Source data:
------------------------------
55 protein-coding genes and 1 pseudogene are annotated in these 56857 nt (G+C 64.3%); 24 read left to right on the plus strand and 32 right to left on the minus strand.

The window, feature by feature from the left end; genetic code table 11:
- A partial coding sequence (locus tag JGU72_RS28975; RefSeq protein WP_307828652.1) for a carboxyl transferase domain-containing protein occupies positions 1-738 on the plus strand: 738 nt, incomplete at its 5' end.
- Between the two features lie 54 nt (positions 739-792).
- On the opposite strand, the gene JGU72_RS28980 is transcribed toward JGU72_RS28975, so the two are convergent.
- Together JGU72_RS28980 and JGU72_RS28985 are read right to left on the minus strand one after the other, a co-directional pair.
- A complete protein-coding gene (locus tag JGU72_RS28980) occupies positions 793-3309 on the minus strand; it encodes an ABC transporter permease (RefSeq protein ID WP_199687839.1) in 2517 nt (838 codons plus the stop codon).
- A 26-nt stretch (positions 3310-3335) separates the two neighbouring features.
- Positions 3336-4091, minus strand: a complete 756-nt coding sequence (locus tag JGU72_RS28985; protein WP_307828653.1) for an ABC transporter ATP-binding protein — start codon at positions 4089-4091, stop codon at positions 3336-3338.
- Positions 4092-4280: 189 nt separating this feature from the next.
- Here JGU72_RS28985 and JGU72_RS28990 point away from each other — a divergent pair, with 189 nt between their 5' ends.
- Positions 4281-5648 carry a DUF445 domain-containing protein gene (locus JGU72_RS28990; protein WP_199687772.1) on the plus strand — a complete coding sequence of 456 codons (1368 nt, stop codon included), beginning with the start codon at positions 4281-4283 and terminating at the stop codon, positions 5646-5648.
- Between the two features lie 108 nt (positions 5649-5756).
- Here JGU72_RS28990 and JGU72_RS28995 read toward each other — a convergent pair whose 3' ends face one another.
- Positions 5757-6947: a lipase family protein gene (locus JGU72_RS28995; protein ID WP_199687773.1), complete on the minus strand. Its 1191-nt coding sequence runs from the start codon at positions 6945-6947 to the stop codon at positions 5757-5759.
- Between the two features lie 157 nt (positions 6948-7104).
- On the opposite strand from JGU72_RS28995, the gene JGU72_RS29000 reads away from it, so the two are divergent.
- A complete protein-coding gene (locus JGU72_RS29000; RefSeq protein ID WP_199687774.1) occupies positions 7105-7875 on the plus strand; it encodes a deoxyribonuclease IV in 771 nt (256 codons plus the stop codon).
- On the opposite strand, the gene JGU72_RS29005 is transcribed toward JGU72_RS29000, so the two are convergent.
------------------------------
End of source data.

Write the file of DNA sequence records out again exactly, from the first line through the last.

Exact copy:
55 protein-coding genes and 1 pseudogene are annotated in these 56857 nt (G+C 64.3%); 24 read left to right on the plus strand and 32 right to left on the minus strand.

The window, feature by feature from the left end; genetic code table 11:
- A partial coding sequence (locus tag JGU72_RS28975; RefSeq protein WP_307828652.1) for a carboxyl transferase domain-containing protein occupies positions 1-738 on the plus strand: 738 nt, incomplete at its 5' end.
- Between the two features lie 54 nt (positions 739-792).
- On the opposite strand, the gene JGU72_RS28980 is transcribed toward JGU72_RS28975, so the two are convergent.
- Together JGU72_RS28980 and JGU72_RS28985 are read right to left on the minus strand one after the other, a co-directional pair.
- A complete protein-coding gene (locus tag JGU72_RS28980) occupies positions 793-3309 on the minus strand; it encodes an ABC transporter permease (RefSeq protein ID WP_199687839.1) in 2517 nt (838 codons plus the stop codon).
- A 26-nt stretch (positions 3310-3335) separates the two neighbouring features.
- Positions 3336-4091, minus strand: a complete 756-nt coding sequence (locus tag JGU72_RS28985; protein WP_307828653.1) for an ABC transporter ATP-binding protein — start codon at positions 4089-4091, stop codon at positions 3336-3338.
- Positions 4092-4280: 189 nt separating this feature from the next.
- Here JGU72_RS28985 and JGU72_RS28990 point away from each other — a divergent pair, with 189 nt between their 5' ends.
- Positions 4281-5648 carry a DUF445 domain-containing protein gene (locus JGU72_RS28990; protein WP_199687772.1) on the plus strand — a complete coding sequence of 456 codons (1368 nt, stop codon included), beginning with the start codon at positions 4281-4283 and terminating at the stop codon, positions 5646-5648.
- Between the two features lie 108 nt (positions 5649-5756).
- Here JGU72_RS28990 and JGU72_RS28995 read toward each other — a convergent pair whose 3' ends face one another.
- Positions 5757-6947: a lipase family protein gene (locus JGU72_RS28995; protein ID WP_199687773.1), complete on the minus strand. Its 1191-nt coding sequence runs from the start codon at positions 6945-6947 to the stop codon at positions 5757-5759.
- Between the two features lie 157 nt (positions 6948-7104).
- On the opposite strand from JGU72_RS28995, the gene JGU72_RS29000 reads away from it, so the two are divergent.
- A complete protein-coding gene (locus JGU72_RS29000; RefSeq protein ID WP_199687774.1) occupies positions 7105-7875 on the plus strand; it encodes a deoxyribonuclease IV in 771 nt (256 codons plus the stop codon).
- On the opposite strand, the gene JGU72_RS29005 is transcribed toward JGU72_RS29000, so the two are convergent.